The drama around around Washington, thanks goodness, in these instances is not real. It’s just practice for the different federal agencies. You can never be too ready. You can never practice too much.
By Laura Blumenfeld
Washington Post Staff Writer
WASHINGTON — Five minutes before his job interview, John Fisher parks at Ace Fire Extinguisher Services in College Park, his window open and his stomach jumpy. He is nibbling on spoonfuls of cottage cheese when shouts erupt from the car next to his.
“Gun! He has a gun!” a man with a Secret Service earpiece yells, riffling through the glove compartment.
“It’s my brother’s gun!” a man in a black ski cap growls. “I didn’t know I had a gun!”
Fisher’s eyes pop. He slides down in his seat, cranking his window closed.
“Hands behind your back,” says the man from the Secret Service, ratcheting his handcuffs.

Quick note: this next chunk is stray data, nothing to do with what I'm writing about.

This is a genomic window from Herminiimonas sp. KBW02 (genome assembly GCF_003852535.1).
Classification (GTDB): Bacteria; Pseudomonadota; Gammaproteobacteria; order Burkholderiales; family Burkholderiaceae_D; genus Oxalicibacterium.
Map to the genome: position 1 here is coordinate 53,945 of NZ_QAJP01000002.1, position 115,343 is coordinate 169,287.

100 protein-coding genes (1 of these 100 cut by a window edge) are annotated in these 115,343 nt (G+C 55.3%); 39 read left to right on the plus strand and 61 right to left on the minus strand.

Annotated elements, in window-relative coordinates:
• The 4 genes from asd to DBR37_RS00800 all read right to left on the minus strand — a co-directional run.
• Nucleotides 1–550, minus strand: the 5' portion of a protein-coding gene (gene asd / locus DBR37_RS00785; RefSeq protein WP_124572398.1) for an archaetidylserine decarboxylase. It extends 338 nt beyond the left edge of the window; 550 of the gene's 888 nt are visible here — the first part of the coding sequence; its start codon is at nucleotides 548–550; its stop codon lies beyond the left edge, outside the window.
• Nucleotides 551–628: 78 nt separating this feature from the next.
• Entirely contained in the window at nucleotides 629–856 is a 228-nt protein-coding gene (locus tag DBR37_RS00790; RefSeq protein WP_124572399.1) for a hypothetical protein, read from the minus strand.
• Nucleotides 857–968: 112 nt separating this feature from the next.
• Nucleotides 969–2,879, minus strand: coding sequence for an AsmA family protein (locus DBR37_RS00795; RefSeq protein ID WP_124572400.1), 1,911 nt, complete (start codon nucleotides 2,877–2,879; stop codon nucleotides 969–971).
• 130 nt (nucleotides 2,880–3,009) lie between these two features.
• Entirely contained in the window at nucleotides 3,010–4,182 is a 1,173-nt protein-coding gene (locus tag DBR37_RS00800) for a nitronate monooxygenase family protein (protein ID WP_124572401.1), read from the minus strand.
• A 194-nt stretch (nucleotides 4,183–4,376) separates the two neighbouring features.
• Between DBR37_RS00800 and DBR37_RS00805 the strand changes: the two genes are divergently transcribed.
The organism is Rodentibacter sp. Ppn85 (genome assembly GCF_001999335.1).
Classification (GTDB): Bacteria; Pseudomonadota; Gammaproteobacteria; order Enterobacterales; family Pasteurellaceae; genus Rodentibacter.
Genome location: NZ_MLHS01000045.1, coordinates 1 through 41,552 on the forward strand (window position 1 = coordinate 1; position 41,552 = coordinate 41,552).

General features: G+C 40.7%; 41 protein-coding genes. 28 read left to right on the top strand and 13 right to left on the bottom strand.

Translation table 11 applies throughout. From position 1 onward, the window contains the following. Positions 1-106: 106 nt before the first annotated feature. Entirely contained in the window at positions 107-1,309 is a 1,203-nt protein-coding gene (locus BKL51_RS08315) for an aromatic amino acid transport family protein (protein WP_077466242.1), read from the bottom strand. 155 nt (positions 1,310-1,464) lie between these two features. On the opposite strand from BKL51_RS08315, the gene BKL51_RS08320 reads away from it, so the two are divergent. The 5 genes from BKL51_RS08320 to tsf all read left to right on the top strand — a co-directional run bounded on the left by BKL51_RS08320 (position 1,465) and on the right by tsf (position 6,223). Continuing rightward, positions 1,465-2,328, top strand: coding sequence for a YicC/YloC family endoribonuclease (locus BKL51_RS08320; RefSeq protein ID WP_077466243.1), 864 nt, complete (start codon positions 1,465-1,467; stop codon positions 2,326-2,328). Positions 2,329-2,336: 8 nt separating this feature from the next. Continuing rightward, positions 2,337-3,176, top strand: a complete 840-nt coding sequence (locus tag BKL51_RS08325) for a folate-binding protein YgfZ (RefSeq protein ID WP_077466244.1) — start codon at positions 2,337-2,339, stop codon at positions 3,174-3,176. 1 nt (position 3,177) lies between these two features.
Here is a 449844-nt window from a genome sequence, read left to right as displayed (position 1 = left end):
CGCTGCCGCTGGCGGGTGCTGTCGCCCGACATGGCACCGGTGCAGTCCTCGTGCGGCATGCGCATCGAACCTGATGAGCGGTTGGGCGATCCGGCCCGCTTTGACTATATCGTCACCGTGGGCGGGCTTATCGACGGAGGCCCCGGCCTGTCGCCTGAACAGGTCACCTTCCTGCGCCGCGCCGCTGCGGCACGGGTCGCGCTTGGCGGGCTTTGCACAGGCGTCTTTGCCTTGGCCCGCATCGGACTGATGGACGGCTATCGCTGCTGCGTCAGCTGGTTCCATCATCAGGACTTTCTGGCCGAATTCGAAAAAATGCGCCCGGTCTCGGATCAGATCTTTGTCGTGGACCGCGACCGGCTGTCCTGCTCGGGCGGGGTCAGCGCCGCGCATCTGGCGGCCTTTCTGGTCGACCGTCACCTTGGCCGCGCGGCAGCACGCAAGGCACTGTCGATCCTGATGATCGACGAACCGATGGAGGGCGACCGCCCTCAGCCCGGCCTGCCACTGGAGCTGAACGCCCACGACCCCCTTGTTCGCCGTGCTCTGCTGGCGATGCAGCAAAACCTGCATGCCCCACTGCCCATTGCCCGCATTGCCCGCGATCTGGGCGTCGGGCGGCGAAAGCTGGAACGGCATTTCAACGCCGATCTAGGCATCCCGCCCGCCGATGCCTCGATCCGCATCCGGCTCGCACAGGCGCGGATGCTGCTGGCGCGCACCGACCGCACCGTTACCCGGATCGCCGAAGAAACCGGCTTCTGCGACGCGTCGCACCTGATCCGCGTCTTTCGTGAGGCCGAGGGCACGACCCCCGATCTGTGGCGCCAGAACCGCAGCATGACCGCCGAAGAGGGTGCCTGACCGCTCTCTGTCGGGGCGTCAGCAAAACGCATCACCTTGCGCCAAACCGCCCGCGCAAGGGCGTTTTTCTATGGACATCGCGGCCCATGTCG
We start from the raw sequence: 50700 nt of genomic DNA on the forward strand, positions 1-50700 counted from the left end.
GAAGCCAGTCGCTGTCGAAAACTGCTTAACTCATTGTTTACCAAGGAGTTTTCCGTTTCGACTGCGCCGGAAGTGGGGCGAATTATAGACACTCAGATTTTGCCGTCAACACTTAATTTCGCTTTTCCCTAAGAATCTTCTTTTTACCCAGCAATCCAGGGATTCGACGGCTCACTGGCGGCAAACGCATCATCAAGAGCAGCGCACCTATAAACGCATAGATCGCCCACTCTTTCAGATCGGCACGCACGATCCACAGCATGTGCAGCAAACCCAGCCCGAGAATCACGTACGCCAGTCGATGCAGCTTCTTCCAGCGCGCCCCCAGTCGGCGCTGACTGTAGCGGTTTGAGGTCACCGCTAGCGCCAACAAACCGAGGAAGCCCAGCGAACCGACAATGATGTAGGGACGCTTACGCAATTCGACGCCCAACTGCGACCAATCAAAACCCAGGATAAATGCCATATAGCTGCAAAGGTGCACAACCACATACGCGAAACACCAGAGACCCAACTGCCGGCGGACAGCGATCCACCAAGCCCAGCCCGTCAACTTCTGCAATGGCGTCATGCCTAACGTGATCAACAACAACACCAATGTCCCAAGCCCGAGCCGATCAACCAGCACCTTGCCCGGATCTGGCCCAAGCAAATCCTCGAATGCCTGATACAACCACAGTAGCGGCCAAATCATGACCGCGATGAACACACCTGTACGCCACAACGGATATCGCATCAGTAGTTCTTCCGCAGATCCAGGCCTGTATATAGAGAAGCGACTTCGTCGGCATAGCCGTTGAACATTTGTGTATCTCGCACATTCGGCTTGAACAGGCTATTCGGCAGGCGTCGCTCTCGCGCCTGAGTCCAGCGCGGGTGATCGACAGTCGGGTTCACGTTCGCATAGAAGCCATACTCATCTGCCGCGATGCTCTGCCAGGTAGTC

“Man,” says Fisher, wiping a spray of white flecks from his chin. He crosses the street to his job interview. “Did I pull up to the wrong spot.”
Unwittingly, Fisher had driven into the climactic scene in a secret world of shadow theatrics. The man in the ski cap is a stage actor; the agent with the earpiece is a Secret Service recruit.
Every day, as Washingtonians go about their overt lives, the FBI, CIA, Capitol Police, Secret Service and U.S. Marshals Service stage covert dramas in and around the capital where they train.
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